Tommy Ricketts is the CEO and co-founder of BeZero Carbon, a global ratings agency for the voluntary carbon market. BeZero was founded in 2020, its global team combines expertise within climate and earth science, financial research, data science, and public policy. Prior to founding BeZero Carbon, Tommy was a VP in Global Research at Bank of America and worked as a political strategist in London and Brussels.
Pernille Holtedahl is a Research Fellow at the Centre for Climate Finance and Investment, part of Imperial College Business School. Pernille’s primary research interests are models and incentive systems for increasing private investments in nature. Her expertise lies in nature investing, green finance and green bonds – with particular exposure to the forestry, land-use and agriculture sectors. She has worked to promote jurisdictional approaches to forest protection and restoration through ART (Architecture for REDD+ Transactions) and advised philanthropic foundations on impact investment strategies in the forest sector in developing countries.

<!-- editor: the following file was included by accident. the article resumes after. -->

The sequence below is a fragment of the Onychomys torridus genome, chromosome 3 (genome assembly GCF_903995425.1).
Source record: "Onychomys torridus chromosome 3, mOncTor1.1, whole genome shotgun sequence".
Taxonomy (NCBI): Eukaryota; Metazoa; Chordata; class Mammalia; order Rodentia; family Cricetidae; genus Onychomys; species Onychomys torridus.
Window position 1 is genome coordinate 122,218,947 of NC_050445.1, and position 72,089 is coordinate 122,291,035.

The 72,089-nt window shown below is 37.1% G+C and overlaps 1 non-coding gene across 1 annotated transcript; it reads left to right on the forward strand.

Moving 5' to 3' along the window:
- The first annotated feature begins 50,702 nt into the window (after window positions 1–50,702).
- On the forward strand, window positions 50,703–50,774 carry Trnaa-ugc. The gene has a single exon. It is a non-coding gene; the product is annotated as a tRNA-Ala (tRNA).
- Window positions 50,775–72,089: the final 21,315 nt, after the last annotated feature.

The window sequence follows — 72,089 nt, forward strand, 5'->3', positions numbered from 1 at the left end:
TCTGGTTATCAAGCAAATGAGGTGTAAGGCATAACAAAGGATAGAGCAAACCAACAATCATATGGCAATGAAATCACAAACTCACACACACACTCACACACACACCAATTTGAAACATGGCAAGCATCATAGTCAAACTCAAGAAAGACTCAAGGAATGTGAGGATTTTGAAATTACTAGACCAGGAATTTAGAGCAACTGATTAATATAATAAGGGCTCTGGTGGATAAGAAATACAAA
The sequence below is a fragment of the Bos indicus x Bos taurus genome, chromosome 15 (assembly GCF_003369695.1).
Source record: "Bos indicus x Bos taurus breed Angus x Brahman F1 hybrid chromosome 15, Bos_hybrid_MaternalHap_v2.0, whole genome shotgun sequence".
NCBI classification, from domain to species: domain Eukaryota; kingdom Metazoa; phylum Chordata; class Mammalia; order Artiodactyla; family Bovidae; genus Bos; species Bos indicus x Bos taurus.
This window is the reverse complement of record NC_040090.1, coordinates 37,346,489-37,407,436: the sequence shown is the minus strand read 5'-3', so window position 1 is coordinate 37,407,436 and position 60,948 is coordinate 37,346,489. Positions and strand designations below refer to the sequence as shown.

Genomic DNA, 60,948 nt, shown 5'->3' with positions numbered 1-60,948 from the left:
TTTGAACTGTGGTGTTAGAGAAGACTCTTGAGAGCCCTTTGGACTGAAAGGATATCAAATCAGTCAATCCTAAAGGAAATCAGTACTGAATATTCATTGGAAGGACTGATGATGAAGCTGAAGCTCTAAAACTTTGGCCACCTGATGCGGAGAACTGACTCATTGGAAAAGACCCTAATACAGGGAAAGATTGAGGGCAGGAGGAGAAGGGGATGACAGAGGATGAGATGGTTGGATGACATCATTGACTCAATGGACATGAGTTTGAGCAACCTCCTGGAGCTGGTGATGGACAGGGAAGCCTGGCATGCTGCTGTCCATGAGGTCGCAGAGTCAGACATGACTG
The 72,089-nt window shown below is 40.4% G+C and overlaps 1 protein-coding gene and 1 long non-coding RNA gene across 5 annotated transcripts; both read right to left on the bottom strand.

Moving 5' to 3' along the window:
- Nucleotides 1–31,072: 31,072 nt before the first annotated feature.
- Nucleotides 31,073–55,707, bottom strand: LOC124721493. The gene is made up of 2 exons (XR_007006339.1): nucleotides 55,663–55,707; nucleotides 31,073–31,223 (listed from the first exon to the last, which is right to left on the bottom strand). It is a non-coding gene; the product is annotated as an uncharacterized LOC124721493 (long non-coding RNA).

In addition to her research activities at CCFI, she is a senior consultant to CICERO Shades of Green (now a part of S&P Global), founder of Blue Maia Ltd. (an advisory firm), and on the European advisory board of the Hawthorn Club. She has worked on issues related to climate change, green finance and sustainable development for over 20 years and holds a PhD in environmental economics from George Washington University.
16:00 Welcome and Presentation
16:30 Panel discussion